The Superbike Commission of the FIM World Superbike Championship (WorldSBK) has decided that the fuels used, as in MotoGP, must consist of at least 40% non-fossil components from the coming 2024 season. BMW Motorrad Motorsport is preparing intensively for this and is closely involved in the development of such alternative fuels, as a partner of the company NORDOEL as part of the federally funded joint project DeCarTrans.
DeCarTrans, coordinated by FEV, started in January and stands for “Demonstrating a Circular Carbon Economy in Transport Along the Value Chain.” The project will investigate the continuous production of synthetic gasoline in a demonstration plant on an industrial scale of up to 380,000 liters total production volume.
The main objectives of the joint project are to improve process efficiency (e.g., through heat re-integration) and to increase product quality in order to minimize the emission of pollutants during combustion. In addition, the consortium is evaluating possible sales and market launch scenarios as well as the associated legal framework (including RED II). One of the associated partners in this project, in addition to other companies and research centers, is the Lother Group, to which NORDOEL belongs.
The joint project DeCarTrans is funded by the Federal Ministry of Digital and Transport. As part of DeCarTrans, NORDOEL decided to cooperate with BMW Motorrad Motorsport in the research and development of alternative fuels.
DeCarTrans was recently presented in more detail in Hamburg as part of the project launch of Hamburg Blue Hub, a trading point open to all suppliers and customers for eMethanol and other synthetic fuels from all over the world. There were also vehicles in which the alternative fuels can be used in the future, including the BMW M 1000 RR from the FIM Superbike World Championship.
Examples of partially alternative fuels that will be driven in the WorldSBK from 2024 are bio-based fuels or synthetic fuels such as eFuels. The advantage of alternative fuels is that they can be used in conventional internal combustion engines—even in a high-performance racing unit such as the BMW M 1000 RR.
NORDOEL provides us with alternative fuels, which we test on our engine test bench under different conditions. The focus is currently on our WorldSBK engine, in which we will use these alternative fuels as early as 2024. We carry out analyses, fuel experts evaluate the fuels from the chemical side, and of course the focus is on the test bench work with operation in the fired engine with the corresponding analyses regarding combustion process, mixture formation, performance and consumption. In addition, there are other topics that come with alternative fuels. We also carry out further basic tests with other engines, for example our EWC engine. We play the results back to NORDOEL, and the colleagues there can then make appropriate adjustments. There is a transparent, close exchange here. The aim of the development is a fuel that complies with the regulations defined by the FIM and at the same time achieves the best possible performance and consumption values in combination with our WorldSBK engine.—Thomas von Westberg, who oversees the project on the part of BMW Motorrad Motorsport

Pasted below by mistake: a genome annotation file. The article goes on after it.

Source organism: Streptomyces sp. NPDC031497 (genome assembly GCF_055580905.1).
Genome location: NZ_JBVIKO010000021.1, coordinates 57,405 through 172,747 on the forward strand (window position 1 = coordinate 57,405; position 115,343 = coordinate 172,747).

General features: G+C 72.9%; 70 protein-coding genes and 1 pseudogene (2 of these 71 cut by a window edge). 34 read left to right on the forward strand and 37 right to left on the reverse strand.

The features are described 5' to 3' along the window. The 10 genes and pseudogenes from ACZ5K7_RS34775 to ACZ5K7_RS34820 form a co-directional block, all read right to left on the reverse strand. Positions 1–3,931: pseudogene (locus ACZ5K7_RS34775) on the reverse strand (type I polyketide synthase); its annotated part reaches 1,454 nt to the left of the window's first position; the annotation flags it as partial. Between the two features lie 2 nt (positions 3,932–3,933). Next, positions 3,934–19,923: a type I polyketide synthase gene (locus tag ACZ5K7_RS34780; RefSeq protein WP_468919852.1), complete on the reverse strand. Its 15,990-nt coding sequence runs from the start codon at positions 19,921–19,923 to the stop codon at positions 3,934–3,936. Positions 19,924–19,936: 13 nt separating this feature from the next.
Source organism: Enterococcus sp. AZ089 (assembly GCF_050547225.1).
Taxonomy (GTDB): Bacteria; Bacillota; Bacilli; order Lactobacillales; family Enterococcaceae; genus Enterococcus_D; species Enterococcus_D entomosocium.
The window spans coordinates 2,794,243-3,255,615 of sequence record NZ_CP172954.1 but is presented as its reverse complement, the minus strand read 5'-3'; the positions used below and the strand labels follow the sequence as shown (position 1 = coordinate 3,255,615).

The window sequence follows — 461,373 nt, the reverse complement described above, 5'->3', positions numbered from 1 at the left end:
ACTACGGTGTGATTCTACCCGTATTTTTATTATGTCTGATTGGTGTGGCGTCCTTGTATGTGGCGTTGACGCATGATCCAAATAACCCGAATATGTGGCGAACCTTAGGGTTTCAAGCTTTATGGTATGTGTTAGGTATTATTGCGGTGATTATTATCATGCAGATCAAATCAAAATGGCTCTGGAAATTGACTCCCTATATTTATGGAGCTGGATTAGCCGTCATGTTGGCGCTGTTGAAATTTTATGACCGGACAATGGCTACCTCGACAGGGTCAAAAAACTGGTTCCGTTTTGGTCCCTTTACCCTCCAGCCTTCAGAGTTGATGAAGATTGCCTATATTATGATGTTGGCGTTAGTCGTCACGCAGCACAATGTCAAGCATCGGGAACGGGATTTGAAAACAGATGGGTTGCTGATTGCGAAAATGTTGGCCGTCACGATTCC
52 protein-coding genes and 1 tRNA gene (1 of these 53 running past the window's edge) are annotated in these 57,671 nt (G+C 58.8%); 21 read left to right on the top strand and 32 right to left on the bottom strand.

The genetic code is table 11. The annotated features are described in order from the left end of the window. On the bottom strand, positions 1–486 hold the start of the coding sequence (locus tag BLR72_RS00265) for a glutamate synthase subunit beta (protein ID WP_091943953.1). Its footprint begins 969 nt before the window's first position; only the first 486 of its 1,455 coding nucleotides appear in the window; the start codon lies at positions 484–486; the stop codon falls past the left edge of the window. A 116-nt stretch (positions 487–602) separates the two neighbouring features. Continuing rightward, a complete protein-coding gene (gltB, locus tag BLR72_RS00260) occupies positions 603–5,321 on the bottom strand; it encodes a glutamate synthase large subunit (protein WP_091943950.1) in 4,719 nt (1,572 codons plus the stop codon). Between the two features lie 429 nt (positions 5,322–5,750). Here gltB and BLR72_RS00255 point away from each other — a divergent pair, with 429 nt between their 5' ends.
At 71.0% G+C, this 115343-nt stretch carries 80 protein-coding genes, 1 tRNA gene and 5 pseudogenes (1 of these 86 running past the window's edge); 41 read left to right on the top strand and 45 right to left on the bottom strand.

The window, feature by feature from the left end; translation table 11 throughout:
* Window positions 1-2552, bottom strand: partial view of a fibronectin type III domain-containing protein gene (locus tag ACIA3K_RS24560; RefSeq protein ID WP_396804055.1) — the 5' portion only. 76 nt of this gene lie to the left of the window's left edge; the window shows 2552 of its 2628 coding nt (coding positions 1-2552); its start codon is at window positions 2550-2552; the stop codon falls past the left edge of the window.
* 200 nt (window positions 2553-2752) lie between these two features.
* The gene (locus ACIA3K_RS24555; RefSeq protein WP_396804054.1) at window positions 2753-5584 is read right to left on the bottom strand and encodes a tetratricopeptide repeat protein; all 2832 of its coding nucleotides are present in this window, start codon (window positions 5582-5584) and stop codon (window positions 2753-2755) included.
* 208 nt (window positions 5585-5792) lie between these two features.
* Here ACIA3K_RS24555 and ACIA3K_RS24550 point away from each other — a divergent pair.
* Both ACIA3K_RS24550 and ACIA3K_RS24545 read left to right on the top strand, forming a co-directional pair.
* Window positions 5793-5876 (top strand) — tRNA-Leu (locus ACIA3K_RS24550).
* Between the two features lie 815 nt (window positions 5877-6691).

The requirements for an alternative fuel used in racing are even more special than those for a fuel for production motorcycles.
One issue is combustion and knock sensitivity, because our engines are significantly higher compressed than production motorcycles. On the other hand, a fuel must of course always offer a performance advantage. Then it is important to ensure constant performance over the entire runtime of the engine.—Thomas von Westberg
As a research and development department, BMW Motorrad Motorsport also works very closely with its series colleagues on the subject of alternative fuels. The departments share all the results of their respective analyses and discuss regularly in close exchange.
Our technical claim is that the partially alternative racing fuel that we use in the WorldSBK can also be used in a production bike. This is also the idea within the DeCarTrans project and the goal of NORDOEL: to develop a racing fuel that is also suitable for production vehicles.—Thomas von Westberg
The basic engine for the WorldSBK is the production engine of the BMW M 1000 RR.
The WorldSBK racing engine has many production components, such as the injection system or the fuel pump and some more. But with our racing engines, of course, we are permanently at the limit. So if something works for us in racing, then it will most likely also work in the production bike at comparable load conditions.—Thomas von Westberg
First tests with the new alternative fuels on the racetrack are planned later this year in order to optimally prepare for the use of the semi-alternative fuels in the WorldSBK 2024 season.